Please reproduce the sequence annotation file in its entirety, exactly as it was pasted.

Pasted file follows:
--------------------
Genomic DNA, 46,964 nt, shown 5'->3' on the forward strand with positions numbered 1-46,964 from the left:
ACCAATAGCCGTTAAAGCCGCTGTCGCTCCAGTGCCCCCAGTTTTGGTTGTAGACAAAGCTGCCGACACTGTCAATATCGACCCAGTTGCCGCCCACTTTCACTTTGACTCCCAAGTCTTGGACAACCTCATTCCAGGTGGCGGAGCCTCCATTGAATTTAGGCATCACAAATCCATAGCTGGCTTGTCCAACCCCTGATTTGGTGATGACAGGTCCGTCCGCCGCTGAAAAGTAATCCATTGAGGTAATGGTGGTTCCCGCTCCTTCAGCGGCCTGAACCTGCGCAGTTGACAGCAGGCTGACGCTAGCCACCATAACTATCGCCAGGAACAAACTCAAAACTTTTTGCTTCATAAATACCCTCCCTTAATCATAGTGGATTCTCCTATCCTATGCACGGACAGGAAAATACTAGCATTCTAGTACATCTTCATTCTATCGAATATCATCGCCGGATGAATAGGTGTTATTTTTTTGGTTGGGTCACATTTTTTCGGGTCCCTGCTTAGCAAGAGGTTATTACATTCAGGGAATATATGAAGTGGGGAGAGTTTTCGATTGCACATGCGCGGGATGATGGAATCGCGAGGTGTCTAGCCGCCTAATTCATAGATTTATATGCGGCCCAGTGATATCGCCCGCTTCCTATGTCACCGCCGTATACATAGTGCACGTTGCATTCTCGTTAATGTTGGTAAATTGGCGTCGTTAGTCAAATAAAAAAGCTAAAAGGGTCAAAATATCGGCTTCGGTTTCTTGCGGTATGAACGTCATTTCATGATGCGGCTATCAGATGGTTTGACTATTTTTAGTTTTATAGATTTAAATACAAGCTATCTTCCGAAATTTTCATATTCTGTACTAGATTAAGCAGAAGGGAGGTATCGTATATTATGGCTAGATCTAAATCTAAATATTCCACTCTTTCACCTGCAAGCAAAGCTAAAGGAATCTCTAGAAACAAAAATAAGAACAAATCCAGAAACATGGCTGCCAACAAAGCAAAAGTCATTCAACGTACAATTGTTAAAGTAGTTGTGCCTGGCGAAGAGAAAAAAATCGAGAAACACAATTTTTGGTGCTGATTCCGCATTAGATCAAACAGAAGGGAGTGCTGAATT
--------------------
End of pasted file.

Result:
Genomic DNA, 46,964 nt, shown 5'->3' on the forward strand with positions numbered 1-46,964 from the left:
ACCAATAGCCGTTAAAGCCGCTGTCGCTCCAGTGCCCCCAGTTTTGGTTGTAGACAAAGCTGCCGACACTGTCAATATCGACCCAGTTGCCGCCCACTTTCACTTTGACTCCCAAGTCTTGGACAACCTCATTCCAGGTGGCGGAGCCTCCATTGAATTTAGGCATCACAAATCCATAGCTGGCTTGTCCAACCCCTGATTTGGTGATGACAGGTCCGTCCGCCGCTGAAAAGTAATCCATTGAGGTAATGGTGGTTCCCGCTCCTTCAGCGGCCTGAACCTGCGCAGTTGACAGCAGGCTGACGCTAGCCACCATAACTATCGCCAGGAACAAACTCAAAACTTTTTGCTTCATAAATACCCTCCCTTAATCATAGTGGATTCTCCTATCCTATGCACGGACAGGAAAATACTAGCATTCTAGTACATCTTCATTCTATCGAATATCATCGCCGGATGAATAGGTGTTATTTTTTTGGTTGGGTCACATTTTTTCGGGTCCCTGCTTAGCAAGAGGTTATTACATTCAGGGAATATATGAAGTGGGGAGAGTTTTCGATTGCACATGCGCGGGATGATGGAATCGCGAGGTGTCTAGCCGCCTAATTCATAGATTTATATGCGGCCCAGTGATATCGCCCGCTTCCTATGTCACCGCCGTATACATAGTGCACGTTGCATTCTCGTTAATGTTGGTAAATTGGCGTCGTTAGTCAAATAAAAAAGCTAAAAGGGTCAAAATATCGGCTTCGGTTTCTTGCGGTATGAACGTCATTTCATGATGCGGCTATCAGATGGTTTGACTATTTTTAGTTTTATAGATTTAAATACAAGCTATCTTCCGAAATTTTCATATTCTGTACTAGATTAAGCAGAAGGGAGGTATCGTATATTATGGCTAGATCTAAATCTAAATATTCCACTCTTTCACCTGCAAGCAAAGCTAAAGGAATCTCTAGAAACAAAAATAAGAACAAATCCAGAAACATGGCTGCCAACAAAGCAAAAGTCATTCAACGTACAATTGTTAAAGTAGTTGTGCCTGGCGAAGAGAAAAAAATCGAGAAACACAATTTTTGGTGCTGATTCCGCATTAGATCAAACAGAAGGGAGTGCTGAATT